For example, what’s a better buy? 2004 Camry (10 yrs old) with 150k miles vs 1998 Corolla (16 yrs) with 90k miles. Is there any heuristic to “weight” car recency and miles?
Huh… After I wrote that I just saw a 1987 Toyota with like 45k miles on it in the same price range as the others listed! Kind of really makes me wonder how to think about this!
Far more important than the number of miles the car has traveled is how well the car has been maintained. A 2013 car with 60,000 miles on the odometer owned by an over the road salesman who had the maintenance performed might be a better buy than a 2013 car of the same make with 10,000 miles that was only driven around town without the engine warming up fully and had never had the oil changed.
I’d go with the 2004 IF it looks to be in good condition. Have an independent mechanic look it over. Age has a tendency to hurt cars with corrosion inside and outside. And once you get past about 12-15 years old it gets very hard and very expensive to get parts. Even a small accident will total the car.
I would find it hard to get excited about either. Although a higher mileage newer car would suggest more easy highway miles.
I try to find the newest vehicle with the lowest miles and best maintenance records. They are hard to find but they are out there. I’m fortunate that I don’t need to have it inspected by a mechanic but in some cases…I pay the extra money to have it inspected anyway. I have one quirk that people find strange but…I will not buy a car or truck that doesn’t have it’s owner’s manual. I pass up deals all the time because of this and will continue to do so.
Be wary of older cars with low miles. Non usage can be more detrimental then you’d think. From your options the 2004 would likely be the better buy, if its maintenance was up to date. I’d still look for something around that age with more like 110-120 on it.
1998 is a bit “long in the tooth” for my taste. At least for a daily driver. There’s a big difference in crashworthiness and passenger protection between the two years stated. Engine management also came a long way in that short span of time.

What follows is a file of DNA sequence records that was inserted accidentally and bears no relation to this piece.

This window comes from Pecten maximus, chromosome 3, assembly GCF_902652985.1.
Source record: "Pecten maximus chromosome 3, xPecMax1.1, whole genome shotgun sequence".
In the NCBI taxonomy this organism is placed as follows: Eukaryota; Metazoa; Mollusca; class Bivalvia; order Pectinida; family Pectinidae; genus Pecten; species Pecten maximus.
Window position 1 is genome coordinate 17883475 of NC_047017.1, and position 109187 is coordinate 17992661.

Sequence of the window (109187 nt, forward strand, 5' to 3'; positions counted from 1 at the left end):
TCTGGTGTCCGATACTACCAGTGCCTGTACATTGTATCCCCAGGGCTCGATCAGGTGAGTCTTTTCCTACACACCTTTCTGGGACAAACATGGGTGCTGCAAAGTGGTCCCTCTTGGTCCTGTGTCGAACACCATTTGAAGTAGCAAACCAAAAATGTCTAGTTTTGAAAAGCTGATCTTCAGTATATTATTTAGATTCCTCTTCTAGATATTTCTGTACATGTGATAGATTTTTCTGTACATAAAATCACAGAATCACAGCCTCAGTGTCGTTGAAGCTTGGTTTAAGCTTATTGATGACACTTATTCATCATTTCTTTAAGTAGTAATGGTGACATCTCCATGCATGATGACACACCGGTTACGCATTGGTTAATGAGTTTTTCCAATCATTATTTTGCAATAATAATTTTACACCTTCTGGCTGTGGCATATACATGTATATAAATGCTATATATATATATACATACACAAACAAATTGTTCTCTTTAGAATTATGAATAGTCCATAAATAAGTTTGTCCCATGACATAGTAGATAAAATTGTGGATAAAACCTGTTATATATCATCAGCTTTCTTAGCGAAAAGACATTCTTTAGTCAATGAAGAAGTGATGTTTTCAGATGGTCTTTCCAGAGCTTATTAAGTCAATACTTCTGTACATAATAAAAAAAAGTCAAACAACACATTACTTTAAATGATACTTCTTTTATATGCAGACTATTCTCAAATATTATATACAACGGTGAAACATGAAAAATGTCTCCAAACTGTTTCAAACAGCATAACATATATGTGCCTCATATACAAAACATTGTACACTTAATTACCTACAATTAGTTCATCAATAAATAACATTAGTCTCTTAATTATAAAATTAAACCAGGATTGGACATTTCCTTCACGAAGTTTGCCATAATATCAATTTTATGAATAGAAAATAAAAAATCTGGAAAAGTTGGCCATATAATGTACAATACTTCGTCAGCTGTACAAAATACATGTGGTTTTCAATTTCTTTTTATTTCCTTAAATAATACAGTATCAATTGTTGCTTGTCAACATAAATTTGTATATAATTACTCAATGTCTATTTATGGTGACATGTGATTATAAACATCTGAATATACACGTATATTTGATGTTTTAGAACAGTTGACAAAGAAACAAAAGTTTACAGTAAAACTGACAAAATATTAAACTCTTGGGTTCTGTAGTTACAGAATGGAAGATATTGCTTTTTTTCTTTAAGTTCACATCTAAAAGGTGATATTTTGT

Any used car, regardless of make, year or miles, needs a good assessment by a competent shop. I’ve seen 16 year old cars in excellent shape, ones that I’d like to own, and 10 year old cars that I’d be afraid to ride in because they’re in such horrible shape… and some even look great but haven’t been properly maintained mechanically. Sometimes even needed repairs, like brakes or articulating suspension joints, have simply been ignored. Sometimes the current owner is so used to the car that he/she doesn’t even realize it needs serious work.
Since the bases have been covered by others I might just ask how much the sellers are wanting for them.
It’s possible that none of them are worth the asking prices.
It also matters how good that model was in that particular year. Many cars have problems right after a major redesign and are considerably more reliable a couple of years later. Check out the Consumer Reports stats on used cars and you can see that pattern. They identity when a car has had a major redesign.
<100k and <10yrs old is a good goal
As you get into the older cars with higher mileage, the owner becomes more important than the vehicle itself. If this is a car lot, then you lose that insight, but if you are dealing with a private sale, you can learn a lot about the owner.
Do they have other vehicles and are they clean and in good shape? If the car you are looking at is really clean and appears to be in good shape, but their other vehicle(s) is not looking very good, then you can be assured that this car looked like the other one for most of its life. And if the other car looks shabby, then you should be suspect of the maintenance.
My favorite used cars to buy back before I could afford a new one were ones owned by an elderly person. They were usually well maintained and typically had fewer miles on them. They weren’t driven hard. They weren’t usually “polished” but they were reasonably clean and I could put on a coat of polish myself. Often their affluent children don’t want Granny’s old car, but they were always the best cars I ever had.
One of the biggest determining factors is the condition of the body. That would weigh heavily in the direction of the newer car. Also, safety features are very important. If the car were kept inside and the body pristine in a non heavily salted areas, you could argue low mileage was more important.
Personally, other factors being equal…“like no accidents” the Camry wins hands down !
If everything else is equal, I’d give the nod to a 10 year old econobox w/150K vs a 16 year old w/90K. The rubber and plastic parts deteriorate with age, and everything inside the engine cooling systems deteriorates with age b/c of corrosion. But to reach this conclusion on two specific candidate cars it would depend on everything else being equal. If the 10 year old car hadn’t had its routine maintenance done on schedule, and the 16 year old car had, then I’d go with the 16 year old car.
Have you actually seen any of these cars or have you just seen advertisements on Craiglist or in your newspaper?
I have seen the 2004 Camry and driven it (owned by a friend). The rest were on Craigslist.
TIME plays a big part on a lot of the vehicle that miles may not.
Plastic, rubber, and electrical connections all come to mind.
My 79 has just 71k on it. it is on its third set of tires…if you fill the tank all the way, the filler hose leaks, the transmission rear seal seeps a good deal…the inside mirror fell off, again…the windshield spider crack keeps advancing…the door weatherstrips are dry and brittle…the clear coat is pealing…I could go on.